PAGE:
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Chairwoman Stabenow Opening Statement at Hearing on USDA General Counsel Nominee Janie Hipp

WASHINGTON – U.S. Senator Debbie Stabenow (D-Mich.), Chairwoman of the U.S. Senate Committee on Agriculture, Nutrition, and Forestry, today released the following opening statement at the hearing to consider the nomination of Janie Simms Hipp to be General Counsel of the U.S. Department of Agriculture. Live video of the hearing is available here.

Stabenow’s statement, as prepared for delivery, follows:

Good Morning. I call today’s hearing of the Senate Committee on Agriculture, Nutrition, and Forestry to order. We’re here to consider the nomination of Ms. Janie Simms Hipp to be General Counsel at the U.S. Department of Agriculture. In that role, Ms. Hipp’s work will touch every function of the Department. That means she’ll have a hand in the implementation of programs that make sure families have enough to eat, kids get healthy meals in school, farmers have the tools they need to address the climate crisis, and folks in small towns and rural areas can access high-speed internet.

These are issues I’m passionate about, and I know Ms. Hipp is as well. She is no stranger to the important work she’ll take on if confirmed. She has worked with farmers and ranchers for most of her career, experience that will be very valuable if she is confirmed as General Counsel. She is the first general counsel nominee in more than 20 years to have a background this expansive in agricultural law. She even has a Master of Laws in Agriculture and Food Law that she earned from the University of Arkansas.

That’s an institution I’m sure we can all agree – especially our esteemed Ranking Member – offers an outstanding education. Ms. Hipp has since established herself as one of the preeminent minds in her field. She currently serves as CEO of the Native American Agriculture Fund, where she works with Native American farmers and ranchers to support their continued engagement in agriculture.  

Her breadth of experience would be very valuable as General Counsel.  In the mid-1980s, Ms. Hipp worked in the Oklahoma Attorney General’s office where she had first-hand experience helping farmers during the national farm credit crisis.  Having someone in leadership who has counseled producers through those stretches will be a priceless asset for the Department of Agriculture and the people it serves.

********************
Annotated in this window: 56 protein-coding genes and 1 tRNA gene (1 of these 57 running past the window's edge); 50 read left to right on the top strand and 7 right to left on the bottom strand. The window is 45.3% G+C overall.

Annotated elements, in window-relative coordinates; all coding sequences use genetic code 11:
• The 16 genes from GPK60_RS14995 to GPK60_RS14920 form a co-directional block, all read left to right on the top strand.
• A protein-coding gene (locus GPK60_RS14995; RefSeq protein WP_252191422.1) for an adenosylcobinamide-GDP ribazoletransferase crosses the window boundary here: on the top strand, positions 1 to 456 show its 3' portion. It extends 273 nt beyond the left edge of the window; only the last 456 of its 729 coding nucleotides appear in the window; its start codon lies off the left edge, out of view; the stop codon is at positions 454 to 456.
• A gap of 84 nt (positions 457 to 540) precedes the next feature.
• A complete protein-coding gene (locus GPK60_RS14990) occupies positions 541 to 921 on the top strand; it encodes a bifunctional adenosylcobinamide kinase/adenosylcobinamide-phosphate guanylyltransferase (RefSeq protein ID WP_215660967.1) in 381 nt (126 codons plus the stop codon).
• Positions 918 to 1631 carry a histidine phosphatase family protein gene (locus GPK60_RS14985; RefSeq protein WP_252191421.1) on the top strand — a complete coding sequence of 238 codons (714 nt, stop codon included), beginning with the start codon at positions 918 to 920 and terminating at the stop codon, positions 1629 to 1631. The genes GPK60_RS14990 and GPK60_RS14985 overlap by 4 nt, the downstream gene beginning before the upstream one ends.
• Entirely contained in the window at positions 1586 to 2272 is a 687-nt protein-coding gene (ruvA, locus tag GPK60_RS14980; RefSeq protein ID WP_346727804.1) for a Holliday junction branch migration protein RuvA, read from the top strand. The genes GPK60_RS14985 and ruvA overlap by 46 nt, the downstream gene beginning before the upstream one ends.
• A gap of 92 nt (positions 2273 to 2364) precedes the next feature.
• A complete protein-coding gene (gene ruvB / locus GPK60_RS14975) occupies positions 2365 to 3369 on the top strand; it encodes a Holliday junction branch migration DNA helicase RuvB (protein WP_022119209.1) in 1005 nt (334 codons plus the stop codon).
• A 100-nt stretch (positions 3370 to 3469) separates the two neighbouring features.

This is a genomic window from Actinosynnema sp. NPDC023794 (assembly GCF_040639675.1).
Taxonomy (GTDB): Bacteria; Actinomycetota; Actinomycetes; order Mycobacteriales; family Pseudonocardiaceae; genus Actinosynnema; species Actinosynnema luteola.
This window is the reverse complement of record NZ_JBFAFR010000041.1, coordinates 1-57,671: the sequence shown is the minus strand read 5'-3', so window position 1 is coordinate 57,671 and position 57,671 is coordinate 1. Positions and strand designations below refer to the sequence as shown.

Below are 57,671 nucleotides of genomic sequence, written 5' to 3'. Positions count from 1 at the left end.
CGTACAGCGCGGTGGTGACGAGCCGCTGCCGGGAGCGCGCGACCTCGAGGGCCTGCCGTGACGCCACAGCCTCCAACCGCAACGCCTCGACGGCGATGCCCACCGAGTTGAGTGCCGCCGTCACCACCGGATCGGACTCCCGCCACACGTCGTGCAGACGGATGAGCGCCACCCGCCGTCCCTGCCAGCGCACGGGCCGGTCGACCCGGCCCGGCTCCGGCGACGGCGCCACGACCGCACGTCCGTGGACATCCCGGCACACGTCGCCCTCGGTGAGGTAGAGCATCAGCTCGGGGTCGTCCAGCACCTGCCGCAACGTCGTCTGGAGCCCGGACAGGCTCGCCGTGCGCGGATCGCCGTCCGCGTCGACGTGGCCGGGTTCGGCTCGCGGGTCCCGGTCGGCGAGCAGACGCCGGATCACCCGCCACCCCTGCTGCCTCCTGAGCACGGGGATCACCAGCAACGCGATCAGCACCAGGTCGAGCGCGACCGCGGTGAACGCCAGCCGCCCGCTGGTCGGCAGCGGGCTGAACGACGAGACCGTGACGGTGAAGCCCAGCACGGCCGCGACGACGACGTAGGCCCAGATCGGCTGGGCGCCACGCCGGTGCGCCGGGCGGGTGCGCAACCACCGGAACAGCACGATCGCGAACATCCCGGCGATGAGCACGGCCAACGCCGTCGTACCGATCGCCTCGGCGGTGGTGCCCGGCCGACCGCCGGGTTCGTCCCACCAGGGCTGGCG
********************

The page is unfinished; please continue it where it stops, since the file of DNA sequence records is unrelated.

She also understands how USDA functions and the broad range of issues it handles. While at the Department, she worked closely on research advancing innovation for producers, as well as programs for beginning farmers and ranchers during her time at the National Institute of Food and Agriculture. While at the Risk Management Administration, she helped farmers understand and access federal crop insurance and other risk management programs as part of the farm safety net. Ms. Hipp has also taught agricultural law for years, addressing a wide range of issues affecting agriculture, natural resources, and rural communities.  

Finally, Ms. Hipp is a proud citizen of the Chickasaw Nation, and from her past experience as USDA’s Director of the Office of Tribal Relations, and as Founding Director of the University of Arkansas’ Indigenous Food and Agriculture Initiative, her knowledge of Native American agriculture and Tribal issues will be invaluable. Her nearly four decades of legal experience — most of it in agricultural law — will give her essential insight if confirmed as General Counsel. Ms. Hipp has a broad range of support from groups across agriculture and rural affairs, and I ask unanimous consent that such letters be entered into the record.   

Now I’ll turn to my friend Senator Boozman for any opening comments he’d like to make.